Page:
The Opportunities of Nuclear Power for South Africa |
Nuclear power has long been a controversial issue in South Africa. Des Muller, SA Nuclear Build Platform co-spokesperson, explains why nuclear power remains so attractive to the South African energy industry.
Jennifer Granholm, US Secretary of Energy, said: “Let me say it loud and clear: carbon-free nuclear power is an absolutely essential part of our decarbonization equation. “
South Africa has an established and experienced nuclear industry, with some of our great talents behind the development of SMRs and the operation of next generation nuclear power plants around the world.
Although our industry has been geared towards the operation and maintenance of the Koeberg and Safari reactors, previous nuclear new build procurement programs and Koeberg life extension projects have launched our industry with new entrants. qualifying for these opportunities.
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During the 2007 nuclear construction procurement program, the South African industry was well aligned with international nuclear suppliers and their construction partners while localizing their offerings to Eskom. Being a turnkey engineering, procurement and construction (EPC) solution, in partnership with competent local contractors, the risks encountered in our recent coal constructions would have been mitigated. This remains the preferred project delivery strategy for nuclear energy.
The 2007 localization target would have generated local spending of over R300 billion over 15 years. This would have prevented the collapse of our construction and manufacturing sectors and significantly reduced the current high levels of unemployment.
For the sake of millions of unemployed South Africa, let us not deny our industry this opportunity any longer. Let’s give our young people a chance to develop decent careers for themselves and create a future for this country.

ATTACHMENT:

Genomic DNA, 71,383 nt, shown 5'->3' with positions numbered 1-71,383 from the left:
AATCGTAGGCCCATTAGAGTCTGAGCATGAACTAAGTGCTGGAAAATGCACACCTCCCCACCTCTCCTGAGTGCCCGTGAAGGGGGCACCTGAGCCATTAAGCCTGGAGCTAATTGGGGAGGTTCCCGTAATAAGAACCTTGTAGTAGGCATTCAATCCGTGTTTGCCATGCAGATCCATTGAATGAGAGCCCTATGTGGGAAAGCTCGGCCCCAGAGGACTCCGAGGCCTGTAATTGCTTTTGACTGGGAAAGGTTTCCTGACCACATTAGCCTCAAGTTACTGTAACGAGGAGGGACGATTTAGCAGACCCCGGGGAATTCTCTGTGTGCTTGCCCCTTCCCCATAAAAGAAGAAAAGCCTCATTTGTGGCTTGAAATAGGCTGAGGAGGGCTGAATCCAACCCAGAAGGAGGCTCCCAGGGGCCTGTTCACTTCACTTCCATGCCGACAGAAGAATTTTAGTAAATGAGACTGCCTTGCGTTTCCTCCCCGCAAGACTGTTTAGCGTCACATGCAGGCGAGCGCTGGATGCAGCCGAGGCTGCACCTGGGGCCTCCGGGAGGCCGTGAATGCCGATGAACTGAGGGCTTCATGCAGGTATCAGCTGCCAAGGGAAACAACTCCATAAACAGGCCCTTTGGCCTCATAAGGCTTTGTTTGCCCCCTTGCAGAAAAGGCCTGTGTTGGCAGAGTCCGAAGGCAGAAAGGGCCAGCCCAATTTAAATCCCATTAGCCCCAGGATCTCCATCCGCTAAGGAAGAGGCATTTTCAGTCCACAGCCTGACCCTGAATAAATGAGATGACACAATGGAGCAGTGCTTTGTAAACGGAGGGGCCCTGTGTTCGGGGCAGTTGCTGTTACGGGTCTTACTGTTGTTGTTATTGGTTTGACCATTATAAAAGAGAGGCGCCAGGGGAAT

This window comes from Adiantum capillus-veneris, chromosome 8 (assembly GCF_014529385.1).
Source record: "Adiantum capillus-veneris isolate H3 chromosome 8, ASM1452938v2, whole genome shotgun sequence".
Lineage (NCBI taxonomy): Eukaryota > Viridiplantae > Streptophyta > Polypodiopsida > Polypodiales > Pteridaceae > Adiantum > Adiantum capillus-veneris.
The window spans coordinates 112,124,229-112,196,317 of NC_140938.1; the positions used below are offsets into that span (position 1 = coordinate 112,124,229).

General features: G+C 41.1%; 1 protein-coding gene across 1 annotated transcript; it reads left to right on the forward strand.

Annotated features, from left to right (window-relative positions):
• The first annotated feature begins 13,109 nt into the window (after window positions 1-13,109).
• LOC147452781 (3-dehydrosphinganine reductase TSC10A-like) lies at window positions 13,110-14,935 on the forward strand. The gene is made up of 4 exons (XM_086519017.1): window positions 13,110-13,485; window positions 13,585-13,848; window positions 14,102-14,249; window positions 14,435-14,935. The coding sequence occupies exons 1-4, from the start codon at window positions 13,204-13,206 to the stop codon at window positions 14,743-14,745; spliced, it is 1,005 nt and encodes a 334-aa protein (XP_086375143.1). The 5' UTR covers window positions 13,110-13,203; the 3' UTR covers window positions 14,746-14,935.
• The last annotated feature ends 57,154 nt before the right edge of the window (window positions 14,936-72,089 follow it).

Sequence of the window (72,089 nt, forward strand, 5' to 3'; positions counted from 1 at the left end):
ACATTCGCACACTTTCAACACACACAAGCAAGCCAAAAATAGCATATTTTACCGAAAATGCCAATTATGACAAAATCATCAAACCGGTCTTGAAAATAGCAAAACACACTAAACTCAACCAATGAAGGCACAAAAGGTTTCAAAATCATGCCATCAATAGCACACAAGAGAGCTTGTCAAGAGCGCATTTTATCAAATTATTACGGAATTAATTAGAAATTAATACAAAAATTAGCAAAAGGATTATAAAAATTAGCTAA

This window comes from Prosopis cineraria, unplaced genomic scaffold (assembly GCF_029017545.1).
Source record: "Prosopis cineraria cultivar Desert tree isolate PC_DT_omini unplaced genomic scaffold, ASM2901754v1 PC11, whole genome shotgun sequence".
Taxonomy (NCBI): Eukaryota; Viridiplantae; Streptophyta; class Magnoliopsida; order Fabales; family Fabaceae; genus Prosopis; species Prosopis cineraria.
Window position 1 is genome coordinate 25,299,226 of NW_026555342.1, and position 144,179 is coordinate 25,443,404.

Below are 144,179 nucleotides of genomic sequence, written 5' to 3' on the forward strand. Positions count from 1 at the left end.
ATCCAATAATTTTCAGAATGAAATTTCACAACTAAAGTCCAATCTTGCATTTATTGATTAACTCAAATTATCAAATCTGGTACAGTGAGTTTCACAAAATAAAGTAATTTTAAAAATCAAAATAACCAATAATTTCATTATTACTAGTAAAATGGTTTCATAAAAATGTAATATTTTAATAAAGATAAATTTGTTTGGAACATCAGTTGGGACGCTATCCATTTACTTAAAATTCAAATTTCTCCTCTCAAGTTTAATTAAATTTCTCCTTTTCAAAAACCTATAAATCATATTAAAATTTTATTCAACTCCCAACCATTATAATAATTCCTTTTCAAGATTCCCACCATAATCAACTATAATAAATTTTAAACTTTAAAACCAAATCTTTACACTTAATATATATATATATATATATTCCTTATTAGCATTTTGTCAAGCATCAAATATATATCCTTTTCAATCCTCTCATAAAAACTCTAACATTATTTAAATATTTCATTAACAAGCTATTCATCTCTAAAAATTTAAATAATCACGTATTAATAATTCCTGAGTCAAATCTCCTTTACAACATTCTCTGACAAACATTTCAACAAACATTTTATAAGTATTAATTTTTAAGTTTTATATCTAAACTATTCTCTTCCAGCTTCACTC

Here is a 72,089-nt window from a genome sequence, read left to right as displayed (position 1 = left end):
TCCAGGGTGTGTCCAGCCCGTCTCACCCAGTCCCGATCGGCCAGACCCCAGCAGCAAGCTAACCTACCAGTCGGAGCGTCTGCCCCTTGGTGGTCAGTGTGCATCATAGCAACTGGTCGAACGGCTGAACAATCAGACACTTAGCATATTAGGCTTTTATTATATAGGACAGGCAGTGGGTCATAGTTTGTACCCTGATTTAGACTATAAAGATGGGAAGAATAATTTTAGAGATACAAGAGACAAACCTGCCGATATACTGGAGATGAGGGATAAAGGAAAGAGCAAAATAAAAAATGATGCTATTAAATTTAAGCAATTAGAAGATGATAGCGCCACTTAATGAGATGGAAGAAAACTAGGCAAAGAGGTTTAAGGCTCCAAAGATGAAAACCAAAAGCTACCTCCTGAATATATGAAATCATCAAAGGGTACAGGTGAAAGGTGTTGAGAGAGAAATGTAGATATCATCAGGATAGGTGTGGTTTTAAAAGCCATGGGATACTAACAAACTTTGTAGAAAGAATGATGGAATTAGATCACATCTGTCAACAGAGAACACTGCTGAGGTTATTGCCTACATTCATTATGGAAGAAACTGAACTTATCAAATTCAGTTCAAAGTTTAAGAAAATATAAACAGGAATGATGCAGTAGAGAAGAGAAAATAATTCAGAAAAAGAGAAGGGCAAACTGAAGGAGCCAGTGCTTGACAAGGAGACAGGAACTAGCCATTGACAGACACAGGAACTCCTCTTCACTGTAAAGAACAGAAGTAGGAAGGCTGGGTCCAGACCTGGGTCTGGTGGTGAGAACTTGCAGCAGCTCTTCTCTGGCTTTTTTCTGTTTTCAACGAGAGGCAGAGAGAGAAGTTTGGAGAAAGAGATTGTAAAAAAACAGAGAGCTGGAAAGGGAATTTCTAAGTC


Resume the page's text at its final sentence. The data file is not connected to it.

If Nersa approves the Section 34 determination, we will have the added benefit of having more nuclear suppliers with ABMs included in our procurement process. Large-scale Generation III reactors are in their “first of their kind” (FOAK) phase, with many reactors successfully connected to the grid and delivering the expected performance. Numerous large-scale Generation III reactors and SMR prototypes are under construction around the world, significantly reducing construction risks for South Africa.
The UK is a country that sets an example for South Africa when it comes to locating new nuclear construction. They have similarities to our industry, having last built nuclear power plants almost four decades ago. Thanks to an innovative government-led industry support program and a well-suited industry, local content for the first pair of units has reached over 60% and is currently on target. The UK’s nuclear fleet construction program will benefit from the experience and lessons learned from the first power plant, with significant reductions in construction costs, schedule and electricity tariffs.
A nuclear construction program has far-reaching effects across the entire industry supply chain, from higher education to apprenticeship training, with sustainable jobs and careers in planning, business regulatory, site surveys, engineering, manufacturing and construction over the first 10 years, and operations and maintenance over 60 to 80 years. Nuclear power has no equal in creating decent and sustainable jobs and should therefore be supported by our now transformed industries.
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Participation in the nuclear industry supply chain demands much higher standards of quality, safety and manufacturing. Considering the magnitude of the opportunity that presents itself, it is justified to adapt your business to these standards. These nuclear power qualifications will also open our local industry to previously denied export markets and other security class sectors such as aerospace, 4IR precision manufacturing and LNG.
The exact time to prepare our local industry for a nuclear construction program is essential. Starting at the right time will optimize local construction content and not expose our industry to unnecessary risk. Our industry should be developed on a gradient, through the orientation of the nuclear industry, assessments of management systems and prequalification programs, on which the South African nuclear construction platform provides advice.